What Is Empathy? Empathy is the capacity to recognise and understand the emotions of other people. It’s about putting yourself in another person’s shoes, understanding his/her perspective and reality. You’ve heard about this often enough during call center and customer service trainings where the trainers tell you to “put yourself in the customer’s shoes to better understand what’s going on in the customer’s heart and mind.”
You might think that empathy is spontaneous. It’s not. There’s a little science to it. What happens is …when you hear a compelling story or see a scene or a situation that hits your soft spot, our body releases Cortisol which helps us to concentrate on the subject matter. Simultaneously, the body also releases Oxytoxin. This is sometimes called the “Trust Hormone” or the “Bonding Hormone.”. It’s what makes us care about the subject matter and increases our empathy. Recent research which had men undergo an aerosol shot of Oxytoxin found that this group had exhibited emotional empathy in higher levels. All of us have these, but depending on genetics, our mood at the moment and how we relate to the other person, levels of our individual empathy varies.
Why Empathy Is Important In Businesses
The ability to connect with and relate to people, (in particular, prospects and regular customers of a business) is true empathy. It’s a force that can move the business forward because empathy makes you think beyond yourself and your own concerns. The minute you begin seeing and understanding that side of the business, you’ll realise there’s a lot to discover and appreciate. This inevitably leads tocreativity and innovation and happy customers.
To start applying empathy at the workplace more effectively, especially among employees who interact with customers, you as a manager might want to have them consider the following guides:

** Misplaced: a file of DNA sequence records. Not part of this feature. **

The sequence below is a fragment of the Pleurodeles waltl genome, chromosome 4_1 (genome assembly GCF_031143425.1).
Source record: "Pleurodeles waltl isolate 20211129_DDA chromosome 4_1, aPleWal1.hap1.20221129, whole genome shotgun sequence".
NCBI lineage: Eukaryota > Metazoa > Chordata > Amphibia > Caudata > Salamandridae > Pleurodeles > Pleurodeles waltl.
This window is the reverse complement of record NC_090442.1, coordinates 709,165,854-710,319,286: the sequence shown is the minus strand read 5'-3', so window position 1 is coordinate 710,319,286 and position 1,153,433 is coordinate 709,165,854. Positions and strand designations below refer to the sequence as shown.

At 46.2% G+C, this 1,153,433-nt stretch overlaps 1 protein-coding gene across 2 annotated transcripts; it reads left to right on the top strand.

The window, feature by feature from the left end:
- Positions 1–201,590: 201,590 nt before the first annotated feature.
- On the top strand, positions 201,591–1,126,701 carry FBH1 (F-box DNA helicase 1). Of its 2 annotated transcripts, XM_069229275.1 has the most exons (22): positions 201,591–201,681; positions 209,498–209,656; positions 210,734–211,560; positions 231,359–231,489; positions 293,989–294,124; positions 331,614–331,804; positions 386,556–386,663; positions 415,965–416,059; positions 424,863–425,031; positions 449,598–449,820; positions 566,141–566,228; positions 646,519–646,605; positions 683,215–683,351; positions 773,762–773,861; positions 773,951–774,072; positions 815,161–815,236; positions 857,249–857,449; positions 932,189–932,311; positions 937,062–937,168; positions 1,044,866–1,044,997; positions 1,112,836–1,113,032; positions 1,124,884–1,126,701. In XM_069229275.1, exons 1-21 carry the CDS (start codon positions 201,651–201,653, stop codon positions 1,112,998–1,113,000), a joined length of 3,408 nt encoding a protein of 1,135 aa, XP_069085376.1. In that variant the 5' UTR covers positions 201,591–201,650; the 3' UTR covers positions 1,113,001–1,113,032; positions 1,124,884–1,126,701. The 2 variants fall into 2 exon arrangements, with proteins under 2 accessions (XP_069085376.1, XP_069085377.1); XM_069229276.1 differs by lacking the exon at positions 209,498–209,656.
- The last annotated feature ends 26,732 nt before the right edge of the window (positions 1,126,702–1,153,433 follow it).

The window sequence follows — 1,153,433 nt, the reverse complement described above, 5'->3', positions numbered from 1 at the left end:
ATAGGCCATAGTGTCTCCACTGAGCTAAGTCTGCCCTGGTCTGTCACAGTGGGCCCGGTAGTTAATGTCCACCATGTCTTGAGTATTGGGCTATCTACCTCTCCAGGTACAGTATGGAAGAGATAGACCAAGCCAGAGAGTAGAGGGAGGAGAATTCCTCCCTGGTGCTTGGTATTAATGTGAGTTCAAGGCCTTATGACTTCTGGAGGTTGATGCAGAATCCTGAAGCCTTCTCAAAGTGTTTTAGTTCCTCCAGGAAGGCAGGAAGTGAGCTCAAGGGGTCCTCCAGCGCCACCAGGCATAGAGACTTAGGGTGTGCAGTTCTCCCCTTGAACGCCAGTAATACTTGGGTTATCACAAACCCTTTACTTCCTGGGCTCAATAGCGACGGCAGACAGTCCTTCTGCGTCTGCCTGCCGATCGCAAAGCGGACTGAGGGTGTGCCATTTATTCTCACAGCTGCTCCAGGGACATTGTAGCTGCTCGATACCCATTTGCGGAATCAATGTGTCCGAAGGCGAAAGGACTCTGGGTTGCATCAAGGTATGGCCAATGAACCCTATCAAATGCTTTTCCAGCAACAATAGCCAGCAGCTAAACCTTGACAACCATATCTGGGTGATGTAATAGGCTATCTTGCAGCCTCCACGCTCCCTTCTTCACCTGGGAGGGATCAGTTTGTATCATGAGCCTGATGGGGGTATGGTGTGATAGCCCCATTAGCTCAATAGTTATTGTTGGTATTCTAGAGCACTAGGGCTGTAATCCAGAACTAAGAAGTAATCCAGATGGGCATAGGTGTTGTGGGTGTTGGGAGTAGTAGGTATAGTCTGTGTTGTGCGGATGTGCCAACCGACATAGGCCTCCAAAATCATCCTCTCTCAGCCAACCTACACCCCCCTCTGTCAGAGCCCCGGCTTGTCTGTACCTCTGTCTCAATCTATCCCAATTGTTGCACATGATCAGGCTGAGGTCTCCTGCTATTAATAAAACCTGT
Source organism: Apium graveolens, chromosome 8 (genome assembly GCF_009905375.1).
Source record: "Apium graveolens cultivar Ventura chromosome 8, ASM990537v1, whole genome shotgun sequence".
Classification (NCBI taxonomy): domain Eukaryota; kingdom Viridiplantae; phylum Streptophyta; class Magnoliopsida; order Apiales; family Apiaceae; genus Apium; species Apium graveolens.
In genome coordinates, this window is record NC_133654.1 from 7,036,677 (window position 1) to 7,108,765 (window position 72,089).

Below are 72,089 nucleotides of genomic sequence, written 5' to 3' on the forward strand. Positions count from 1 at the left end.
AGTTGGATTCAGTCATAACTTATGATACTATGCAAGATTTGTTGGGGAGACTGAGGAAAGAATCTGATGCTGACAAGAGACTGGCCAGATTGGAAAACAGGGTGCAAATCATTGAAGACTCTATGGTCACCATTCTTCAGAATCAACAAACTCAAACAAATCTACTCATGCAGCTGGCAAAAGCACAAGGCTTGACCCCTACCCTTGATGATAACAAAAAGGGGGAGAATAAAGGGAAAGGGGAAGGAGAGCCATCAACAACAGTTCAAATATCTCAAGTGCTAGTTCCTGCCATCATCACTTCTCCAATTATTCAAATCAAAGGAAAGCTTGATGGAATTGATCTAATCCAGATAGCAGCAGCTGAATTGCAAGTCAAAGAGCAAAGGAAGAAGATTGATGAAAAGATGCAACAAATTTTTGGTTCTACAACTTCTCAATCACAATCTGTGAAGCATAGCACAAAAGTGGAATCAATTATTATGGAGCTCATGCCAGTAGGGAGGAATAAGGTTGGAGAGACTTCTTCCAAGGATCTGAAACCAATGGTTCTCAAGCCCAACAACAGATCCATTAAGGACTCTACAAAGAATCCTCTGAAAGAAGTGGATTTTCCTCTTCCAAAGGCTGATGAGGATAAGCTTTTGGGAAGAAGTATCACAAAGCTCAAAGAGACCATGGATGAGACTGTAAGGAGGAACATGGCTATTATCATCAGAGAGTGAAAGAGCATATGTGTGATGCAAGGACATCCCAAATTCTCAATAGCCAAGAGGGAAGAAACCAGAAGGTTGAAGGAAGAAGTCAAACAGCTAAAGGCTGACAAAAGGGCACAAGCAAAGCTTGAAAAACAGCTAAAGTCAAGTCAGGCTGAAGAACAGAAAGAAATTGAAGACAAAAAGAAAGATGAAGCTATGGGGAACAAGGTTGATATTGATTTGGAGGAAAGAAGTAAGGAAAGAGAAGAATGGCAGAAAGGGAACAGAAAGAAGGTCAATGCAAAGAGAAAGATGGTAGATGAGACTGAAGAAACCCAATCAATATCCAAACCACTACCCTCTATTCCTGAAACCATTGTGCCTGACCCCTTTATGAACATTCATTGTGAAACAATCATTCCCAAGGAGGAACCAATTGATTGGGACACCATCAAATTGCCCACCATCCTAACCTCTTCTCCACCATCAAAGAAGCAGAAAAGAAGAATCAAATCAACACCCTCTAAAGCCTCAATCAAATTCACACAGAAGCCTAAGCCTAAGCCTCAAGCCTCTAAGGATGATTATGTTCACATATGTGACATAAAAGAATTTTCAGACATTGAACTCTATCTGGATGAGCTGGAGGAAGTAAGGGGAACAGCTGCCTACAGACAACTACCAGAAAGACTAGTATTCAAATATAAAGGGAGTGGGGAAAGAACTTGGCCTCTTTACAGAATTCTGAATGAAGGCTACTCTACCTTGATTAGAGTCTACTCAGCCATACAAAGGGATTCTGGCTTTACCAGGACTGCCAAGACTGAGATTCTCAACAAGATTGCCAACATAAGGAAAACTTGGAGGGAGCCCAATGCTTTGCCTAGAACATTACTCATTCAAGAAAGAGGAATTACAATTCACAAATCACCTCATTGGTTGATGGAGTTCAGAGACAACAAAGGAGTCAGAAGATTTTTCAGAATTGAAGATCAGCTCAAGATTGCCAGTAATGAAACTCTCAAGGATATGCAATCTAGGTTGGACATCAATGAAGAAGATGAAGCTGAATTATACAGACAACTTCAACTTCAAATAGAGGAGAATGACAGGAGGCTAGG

- Get rid of your own perspective. Instead look at things from the other person’s viewpoint. As soon as you do this, you’ll get to realize these guys aren’t being wicked or unkind or difficult and unreasonable. They’re just responding to the situation with the information they’ve got. This happens all the time with customer complaints.
- Listen and listen well. Listen with your ears (what is the other person saying? what kind of tone is he using?) Listen with your instincts (Is he communicating all the important issues? Is there something he’s not telling you?). Listen with your heart (how do you think he/she feels?).
- Acknowledge the other person’s perspective. Once you recognize why the other person believes what she believes, then acknowledge it. This doesn’t equate to you agreeing but it’s an acceptance of other peoples opinions and they may have solid reasons to have those opinions.
- Be flexible. When interacting with your company’s customers, be prepared to change directions as the other person’s thoughts and feelings might also change.
Getting yourself and your team to develop an empathy approach at the workplace may just be the most relevant decision you can make to improving your business. When you start understanding others, they’d want to understand you too and that’s how effective collaborative work goes.